Could you please post an analysis of Shalimar the Clown by Salman Rushdie?
The two links below take you to two comprehensive analyses of Rushdie's novel on this site. The book is a meditation on how the process of globalization has made the different and apparently far apart areas of our world extremely interconnected and interdependent. The seemingly private and intimate story of an American ambassador's seduction of a young Kashmiri dancer sets in motion a plot of epic dimensions which includes themes such as terrorism and international political and military alliances. The reference to the figure of the clown from the very title seems particularly fitting for a novel pervaded by postmodernist playfulness and distrust of unified, chronological narratives with a linear development. To quote the end of the second analysis, Shalimar the Clown is
the mixture of comedy, seriousness of purpose, and multicultural imagination that are exactly what readers have come to expect from the fiction of Salman Rushdie.
Salman Rushdie’s lastest novel, Shalimar the Clown, is the story of love, betrayal and revenge. The book is divided into four parts, each part telling the story of a major character. The protagonist of the story is Shalimar Noman alias Shalimar the Clown, an actor in a group of bhand players. He falls in love and marries an ambitious dancer of his own village, Boonyi Kaul. Tragedy strikes him when Boonyi leaves him to become the mistress of an American ambassador, Maxmillian Ophuls. Her over ambitiousness leads her to explore possibilities, which her life in the small village of Shirmal wasn’t allowing her. Not long after her elopement with Max she realized that she had made a mistake by leaving Kashmir and Shalimar in exchange of America and Max Ophuls.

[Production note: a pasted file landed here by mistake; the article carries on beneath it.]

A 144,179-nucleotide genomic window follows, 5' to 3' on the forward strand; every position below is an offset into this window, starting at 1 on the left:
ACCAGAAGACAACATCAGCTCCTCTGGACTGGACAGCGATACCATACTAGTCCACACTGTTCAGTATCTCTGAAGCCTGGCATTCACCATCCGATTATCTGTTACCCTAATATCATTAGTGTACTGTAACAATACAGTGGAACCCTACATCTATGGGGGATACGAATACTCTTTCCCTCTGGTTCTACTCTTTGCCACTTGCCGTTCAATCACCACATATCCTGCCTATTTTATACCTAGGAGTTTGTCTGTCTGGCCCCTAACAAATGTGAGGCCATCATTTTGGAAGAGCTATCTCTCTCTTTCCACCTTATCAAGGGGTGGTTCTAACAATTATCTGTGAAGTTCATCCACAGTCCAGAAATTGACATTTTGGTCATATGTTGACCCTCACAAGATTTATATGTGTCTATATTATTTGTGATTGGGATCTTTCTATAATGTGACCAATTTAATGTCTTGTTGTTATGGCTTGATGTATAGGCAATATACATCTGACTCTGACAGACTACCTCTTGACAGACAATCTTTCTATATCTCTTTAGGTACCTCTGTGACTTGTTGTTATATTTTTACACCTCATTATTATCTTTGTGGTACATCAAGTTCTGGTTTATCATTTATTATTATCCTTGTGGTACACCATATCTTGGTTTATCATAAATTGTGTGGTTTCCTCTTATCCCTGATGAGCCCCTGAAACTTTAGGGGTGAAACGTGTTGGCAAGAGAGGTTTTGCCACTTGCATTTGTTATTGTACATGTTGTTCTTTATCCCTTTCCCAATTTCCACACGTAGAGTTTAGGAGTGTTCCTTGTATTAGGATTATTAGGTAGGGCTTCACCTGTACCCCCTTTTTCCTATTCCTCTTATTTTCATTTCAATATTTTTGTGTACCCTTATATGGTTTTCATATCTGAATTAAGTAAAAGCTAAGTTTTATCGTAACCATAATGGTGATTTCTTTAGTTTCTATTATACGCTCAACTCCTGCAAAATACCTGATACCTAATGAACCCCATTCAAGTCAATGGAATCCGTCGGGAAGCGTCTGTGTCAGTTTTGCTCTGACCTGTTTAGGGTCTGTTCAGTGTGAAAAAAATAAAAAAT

It was after the news of her pregnancy spread that the world became aware of the illicit relationship between Boonyi and Max. This forced Max to desert her. With their baby girl, Kashmira, in her arms, she decided to go back to her village and beg for forgiveness. She hoped that her father and husband would forgive her after seeing her miserable condition. In America, she had suffered pangs of separation after having left her husband and her beloved Kashmir. She had grown to love them more now, that she had known her life without them. But fate won’t allow her dream to come true.
She reached Shirmal and found that due to the advise of the villagers, her father, her husband and in-laws had declared her dead, officially. The decision was made to cool the burning fury seething in her husband. Shalimar would have killed her but for her father and father-in-law, who set him on an oath that as long as they lived, he will not kill her. Exiled, Boonyi became half-crazy and started living on a hill some distance away from the village till after decades her father and father-in-law passed away and Shalimar took her life.
The story now moves to Shalimar the Clown. Betrayed and cuckolded, his personality changed dramatically. He joined the militants in Kashmir and slowly accustomed himself for killing. With time, he became a professional assassin and moved closer to his target, Max Ophuls. Max had grown old by then. One day, Shalimar slaughtered him beneath the house of his daughter, India.
In the next section, the story of Kashmira Noman alias India Ophuls unfolds. When she was a baby, Boonyi gave her up to Max’s wife Peggy Rhodes in exchange for a passage back to Kashmir. After the birth of India that Peggy had divorced Max. Between Peggy, a distant, unemotional, secretive mother, and Max, a lovable but hardly available father, India grew up. It was because of Max’s timely help that India was saved from the destructive clutches of her Peggy. She came to live alone in an apartment from then on.
Soon, India came to know that it was Shalimar who had killed his real mother, Boonyi and her father, Max. When the news of Shalimar’s arrest reached her, she menacingly began to enter his thoughts through her letters to torment him and kill him, the way he had killed her parents.
I have seen these, indeed, but I was looking for a full study guide, with summaries of the different chapters and detailed character descriptions, themes/symbols etc.